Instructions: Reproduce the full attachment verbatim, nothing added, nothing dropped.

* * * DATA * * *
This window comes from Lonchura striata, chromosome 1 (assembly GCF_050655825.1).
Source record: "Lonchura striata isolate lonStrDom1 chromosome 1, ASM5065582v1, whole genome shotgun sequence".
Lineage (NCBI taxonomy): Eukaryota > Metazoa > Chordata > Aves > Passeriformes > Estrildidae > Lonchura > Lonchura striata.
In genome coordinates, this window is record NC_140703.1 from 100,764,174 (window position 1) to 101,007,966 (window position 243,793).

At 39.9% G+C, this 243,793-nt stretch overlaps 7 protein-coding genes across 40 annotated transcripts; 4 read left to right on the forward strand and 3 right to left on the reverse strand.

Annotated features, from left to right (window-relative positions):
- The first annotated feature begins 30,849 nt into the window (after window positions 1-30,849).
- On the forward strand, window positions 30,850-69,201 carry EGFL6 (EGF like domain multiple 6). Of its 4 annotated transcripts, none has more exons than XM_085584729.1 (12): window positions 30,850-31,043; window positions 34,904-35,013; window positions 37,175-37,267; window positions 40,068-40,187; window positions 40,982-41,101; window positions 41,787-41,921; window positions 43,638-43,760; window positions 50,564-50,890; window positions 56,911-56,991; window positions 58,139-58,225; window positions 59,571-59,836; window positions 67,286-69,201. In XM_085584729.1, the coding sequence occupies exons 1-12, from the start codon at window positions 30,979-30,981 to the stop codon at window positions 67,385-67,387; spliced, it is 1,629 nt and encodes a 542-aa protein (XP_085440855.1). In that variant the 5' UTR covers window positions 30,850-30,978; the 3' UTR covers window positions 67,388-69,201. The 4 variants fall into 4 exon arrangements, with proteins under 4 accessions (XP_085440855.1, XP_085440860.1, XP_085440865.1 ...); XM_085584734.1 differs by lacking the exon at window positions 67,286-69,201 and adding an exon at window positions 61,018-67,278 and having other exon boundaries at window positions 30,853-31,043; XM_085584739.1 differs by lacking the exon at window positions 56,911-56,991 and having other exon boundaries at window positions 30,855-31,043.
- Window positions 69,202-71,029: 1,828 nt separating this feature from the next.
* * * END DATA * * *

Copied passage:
This window comes from Lonchura striata, chromosome 1 (assembly GCF_050655825.1).
Source record: "Lonchura striata isolate lonStrDom1 chromosome 1, ASM5065582v1, whole genome shotgun sequence".
Lineage (NCBI taxonomy): Eukaryota > Metazoa > Chordata > Aves > Passeriformes > Estrildidae > Lonchura > Lonchura striata.
In genome coordinates, this window is record NC_140703.1 from 100,764,174 (window position 1) to 101,007,966 (window position 243,793).

At 39.9% G+C, this 243,793-nt stretch overlaps 7 protein-coding genes across 40 annotated transcripts; 4 read left to right on the forward strand and 3 right to left on the reverse strand.

Annotated features, from left to right (window-relative positions):
- The first annotated feature begins 30,849 nt into the window (after window positions 1-30,849).
- On the forward strand, window positions 30,850-69,201 carry EGFL6 (EGF like domain multiple 6). Of its 4 annotated transcripts, none has more exons than XM_085584729.1 (12): window positions 30,850-31,043; window positions 34,904-35,013; window positions 37,175-37,267; window positions 40,068-40,187; window positions 40,982-41,101; window positions 41,787-41,921; window positions 43,638-43,760; window positions 50,564-50,890; window positions 56,911-56,991; window positions 58,139-58,225; window positions 59,571-59,836; window positions 67,286-69,201. In XM_085584729.1, the coding sequence occupies exons 1-12, from the start codon at window positions 30,979-30,981 to the stop codon at window positions 67,385-67,387; spliced, it is 1,629 nt and encodes a 542-aa protein (XP_085440855.1). In that variant the 5' UTR covers window positions 30,850-30,978; the 3' UTR covers window positions 67,388-69,201. The 4 variants fall into 4 exon arrangements, with proteins under 4 accessions (XP_085440855.1, XP_085440860.1, XP_085440865.1 ...); XM_085584734.1 differs by lacking the exon at window positions 67,286-69,201 and adding an exon at window positions 61,018-67,278 and having other exon boundaries at window positions 30,853-31,043; XM_085584739.1 differs by lacking the exon at window positions 56,911-56,991 and having other exon boundaries at window positions 30,855-31,043.
- Window positions 69,202-71,029: 1,828 nt separating this feature from the next.